The Constitution is brilliant in its ideals, but must also be monitored so it is effective for all. (Which is the purpose of Amendments) At this time in our history, laws can be flagrantly bought and sold. The political process at all levels inherently engages the need for money. And so those who hold the money hold the power. I don’t think there’s anything wrong about being wealthy. But once you exert wealth to service your own needs at the expense of others, something MUST be done.
Tonight the city is moving to evacuate OWS from Zuccotti Park.
If forced to leave, leave it spotless, and then move to a different park, or multiple parks- confound the powers that be as much as possible. The movement has become bigger than a park, so it doesn’t matter so much where the headquarters is. Occupy everywhere!
UPDATE – Oct 16 – As most of you know, at the last minute, discouraged by 300,000 complaints, and a large physical presence, the mayor and police stood down. What followed was an amazing weekend.
On Saturday, Oct. 15, 50,000 flooded Times Square and there were rallies and marches throughout the city- overwhelmingly peaceful. 1,500 other cities in 82 countries staged their own occupations.
What started as a small gathering in Lower Manhattan has now exploded across the globe. When people begin to say the things that are on the lips of millions, fantastic things are born.
October 11, 2011
Now in its 4th week, the Occupy Wall Street movement has picked up tremendous steam, despite inattention from most of the nation’s media. The movement has inspired similar occupation protests around the world, in more than 600 cities. Each one is bound by a realization that all governments must answer to the people, the common people who labor for their living and pay the taxes that keep society running.
On Saturday, October 15th, 662 cities around the globe will protest in a day of solidarity against the corrupt economic and political practices of their governments. In NYC, this day will include rallies in Lower Manhattan and Washington Square Park; and a mass march on Times Square. <a href=”http://15october.net/” rel=”nofollow”>15october.net/</a>
Today, #OccupyWallStreet led a march through the Upper East Side of Manhattan, home to some of the richest and most corrupted people on Earth. Along the way, the demonstration stopped and chanted in front of the homes of selected billionaires, including Rupert Murdoch, and other leaders of business who benefited from federal bailouts on the people’s dime.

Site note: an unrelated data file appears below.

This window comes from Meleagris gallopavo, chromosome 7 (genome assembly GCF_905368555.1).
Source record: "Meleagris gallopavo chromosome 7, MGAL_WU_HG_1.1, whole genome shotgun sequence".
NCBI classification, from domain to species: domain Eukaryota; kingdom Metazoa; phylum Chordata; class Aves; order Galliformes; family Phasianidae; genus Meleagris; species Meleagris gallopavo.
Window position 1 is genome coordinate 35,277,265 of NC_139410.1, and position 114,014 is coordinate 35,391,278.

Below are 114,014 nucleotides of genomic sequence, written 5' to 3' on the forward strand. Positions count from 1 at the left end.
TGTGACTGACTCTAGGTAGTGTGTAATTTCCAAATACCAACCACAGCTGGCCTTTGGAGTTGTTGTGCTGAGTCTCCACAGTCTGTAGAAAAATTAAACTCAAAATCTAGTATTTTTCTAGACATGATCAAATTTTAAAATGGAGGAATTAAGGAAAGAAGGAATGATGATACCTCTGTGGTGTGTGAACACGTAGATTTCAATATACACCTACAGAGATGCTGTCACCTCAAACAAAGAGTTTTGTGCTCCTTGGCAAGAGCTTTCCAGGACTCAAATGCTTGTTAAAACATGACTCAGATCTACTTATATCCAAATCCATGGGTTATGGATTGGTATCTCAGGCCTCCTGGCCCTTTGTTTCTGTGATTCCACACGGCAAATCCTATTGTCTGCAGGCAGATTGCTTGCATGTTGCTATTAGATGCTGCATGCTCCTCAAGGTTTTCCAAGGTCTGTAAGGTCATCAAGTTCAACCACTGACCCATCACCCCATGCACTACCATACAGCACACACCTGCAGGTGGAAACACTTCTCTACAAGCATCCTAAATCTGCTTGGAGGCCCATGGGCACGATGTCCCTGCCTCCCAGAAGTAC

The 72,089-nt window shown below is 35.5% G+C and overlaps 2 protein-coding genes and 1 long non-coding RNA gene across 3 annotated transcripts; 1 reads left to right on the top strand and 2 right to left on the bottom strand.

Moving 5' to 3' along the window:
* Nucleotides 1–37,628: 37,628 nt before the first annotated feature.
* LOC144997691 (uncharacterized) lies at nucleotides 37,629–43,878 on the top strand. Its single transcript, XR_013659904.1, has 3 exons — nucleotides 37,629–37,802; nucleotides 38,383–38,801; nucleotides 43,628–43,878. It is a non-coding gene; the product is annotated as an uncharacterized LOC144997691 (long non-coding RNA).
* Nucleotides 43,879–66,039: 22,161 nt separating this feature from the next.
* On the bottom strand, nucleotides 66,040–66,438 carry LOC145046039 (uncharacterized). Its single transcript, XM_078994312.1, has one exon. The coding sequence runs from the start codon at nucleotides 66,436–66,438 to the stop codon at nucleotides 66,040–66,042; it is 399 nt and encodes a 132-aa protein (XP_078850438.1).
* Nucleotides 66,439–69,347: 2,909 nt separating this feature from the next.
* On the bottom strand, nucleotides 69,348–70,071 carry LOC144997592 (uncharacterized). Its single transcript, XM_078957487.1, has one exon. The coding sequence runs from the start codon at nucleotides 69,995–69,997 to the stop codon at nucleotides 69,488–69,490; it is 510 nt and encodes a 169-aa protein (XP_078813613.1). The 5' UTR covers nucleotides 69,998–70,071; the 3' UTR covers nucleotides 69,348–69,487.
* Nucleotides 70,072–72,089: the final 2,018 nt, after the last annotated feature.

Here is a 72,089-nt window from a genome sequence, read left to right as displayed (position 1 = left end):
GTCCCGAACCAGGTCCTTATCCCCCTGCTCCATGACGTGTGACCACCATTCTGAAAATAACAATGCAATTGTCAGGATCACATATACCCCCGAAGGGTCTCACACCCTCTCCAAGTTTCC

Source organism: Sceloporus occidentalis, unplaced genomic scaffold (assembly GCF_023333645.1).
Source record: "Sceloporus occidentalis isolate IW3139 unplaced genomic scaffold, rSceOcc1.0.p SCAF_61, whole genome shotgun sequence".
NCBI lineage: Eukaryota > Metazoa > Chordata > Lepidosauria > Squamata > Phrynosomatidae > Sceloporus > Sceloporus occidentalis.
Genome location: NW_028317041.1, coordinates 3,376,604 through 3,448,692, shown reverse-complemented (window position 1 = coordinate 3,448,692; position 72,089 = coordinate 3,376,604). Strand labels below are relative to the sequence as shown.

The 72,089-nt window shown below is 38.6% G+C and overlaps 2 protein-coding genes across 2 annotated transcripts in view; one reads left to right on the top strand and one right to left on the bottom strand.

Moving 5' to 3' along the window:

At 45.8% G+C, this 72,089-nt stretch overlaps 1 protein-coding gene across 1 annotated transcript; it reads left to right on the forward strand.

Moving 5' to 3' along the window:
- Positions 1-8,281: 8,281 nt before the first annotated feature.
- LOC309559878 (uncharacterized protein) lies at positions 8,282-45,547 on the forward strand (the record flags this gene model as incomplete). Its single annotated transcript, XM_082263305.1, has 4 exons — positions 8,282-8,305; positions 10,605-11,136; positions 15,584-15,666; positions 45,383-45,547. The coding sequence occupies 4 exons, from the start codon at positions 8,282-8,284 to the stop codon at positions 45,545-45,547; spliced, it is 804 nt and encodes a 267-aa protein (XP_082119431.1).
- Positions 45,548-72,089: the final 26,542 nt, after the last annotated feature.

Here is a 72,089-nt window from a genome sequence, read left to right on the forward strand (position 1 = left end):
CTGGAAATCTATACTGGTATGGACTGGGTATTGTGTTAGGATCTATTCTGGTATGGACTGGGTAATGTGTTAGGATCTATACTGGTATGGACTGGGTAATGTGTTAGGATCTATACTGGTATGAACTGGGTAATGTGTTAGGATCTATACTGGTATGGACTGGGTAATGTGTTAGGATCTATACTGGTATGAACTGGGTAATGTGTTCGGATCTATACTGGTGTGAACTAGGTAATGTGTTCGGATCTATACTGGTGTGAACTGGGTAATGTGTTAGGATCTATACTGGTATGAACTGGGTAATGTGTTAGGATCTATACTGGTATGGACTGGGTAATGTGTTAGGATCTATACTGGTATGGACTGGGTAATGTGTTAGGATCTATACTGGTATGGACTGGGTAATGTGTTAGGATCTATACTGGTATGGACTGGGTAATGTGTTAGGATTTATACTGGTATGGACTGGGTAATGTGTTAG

It seemed media was there from all over the world, from Japan to Italy. There was a lot of positive energy in the march, and there were no notable confrontations with the police.
Two chants stuck out:
“We are the 99%!” – which has become the movement’s battlecry
“Banks got bailed out, we got sold out!” – aimed, obviously, at the rich CEO’s who live in the neighborhood
Along the way, many bystanders paused, and expressed their support. They far outnumbered the scoffers…
A similar thing happened in 1884, in Chicago – though that was a bit more sinister. On Thanksgiving Day, protesters marched past the mansions of the robber barons on Prairie Avenue.
”On Thanksgiving Day 1884 the anarchists [of Chicago] unveiled their new symbol. The black flag of hunger and death joined the red flag of social change. Playing the anthem of the French revolution, the Marseillaise, they began a march which took them past Potter Palmer’s elegant hotel, the Palmer House. Then on to the Prairie Avenue mansions of the capitalists who had “deprived them,” their leaflets said, “of every blessing during the past year.” “Every worker, every tramp must be on hand to express their thanks in a befitting manner….
…And they’re going up and they’re ringing the doorbells. And of course nobody’s answering the doors. But they’re screaming that they want bread or power. There’d just never been a direct demonstration quite like that…”
Many more pictures here: http://www.flickr.com/photos/mattron/sets/72157627754699192/with/6238183718/